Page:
INVESTMENT AGREEMENT, dated as of November 21, 2010 (this “Agreement”), by and among Wizard Parent LLC, a Delaware limited liability company (“Wizard”), Elliott Associates, L.P., a Delaware limited partnership (“Elliott Associates”), and Elliott International, L.P., a Cayman Islands limited partnership (“Elliott International” and, together with Elliott Associates, the “Elliott Parties”). Capitalized terms used but not otherwise defined in this Agreement shall have the meanings ascribed to such terms under the Agreement and Plan of Merger, dated as of November 21, 2010 (the “Merger Agreement”), by and among Attachmate Corporation, a Washington corporation and a Subsidiary of Wizard (“Parent”), Longview Software Acquisition Corp., a Delaware corporation and a wholly owned subsidiary of Parent (“Merger Sub”), and Novell, Inc., a Delaware corporation (the “Company”).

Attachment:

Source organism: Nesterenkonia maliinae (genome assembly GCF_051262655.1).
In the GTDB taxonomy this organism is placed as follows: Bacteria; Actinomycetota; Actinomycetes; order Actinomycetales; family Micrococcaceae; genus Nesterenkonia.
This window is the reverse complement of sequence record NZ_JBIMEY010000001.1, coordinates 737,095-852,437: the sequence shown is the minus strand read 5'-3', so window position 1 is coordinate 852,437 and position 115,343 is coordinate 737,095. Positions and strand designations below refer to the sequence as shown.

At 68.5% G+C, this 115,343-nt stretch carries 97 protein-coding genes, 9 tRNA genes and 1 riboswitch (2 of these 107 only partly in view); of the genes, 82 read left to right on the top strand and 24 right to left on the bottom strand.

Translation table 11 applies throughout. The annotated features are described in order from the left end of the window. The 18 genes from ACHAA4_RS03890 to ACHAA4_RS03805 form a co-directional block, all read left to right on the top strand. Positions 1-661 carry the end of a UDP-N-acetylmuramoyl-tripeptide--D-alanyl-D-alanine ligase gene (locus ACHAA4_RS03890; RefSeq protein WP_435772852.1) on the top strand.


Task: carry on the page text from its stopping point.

If I'm reading it right, Elliott is contributing its Novell shares, valued at $72,500,000 and an additional $22,500,000 to Wizard for equity securities of Wizard. Elliott also invests to the tune of $15,000,000, as I'll show you in a second. The money and shares go to Wizard, not Attachmate.

Wizard is described as "a holding company and, other than the capital stock of its Subsidiaries, has no assets or operations and has no Liabilities other than those incidental to its ownership of its Subsidiaries or pursuant to the Original LLC Agreement" and "is classified as a partnership and not as an association taxable as a corporation for United States income tax purposes". So, what does Novell get out of that? Just that the deal happens, I guess. Here's the wording on that: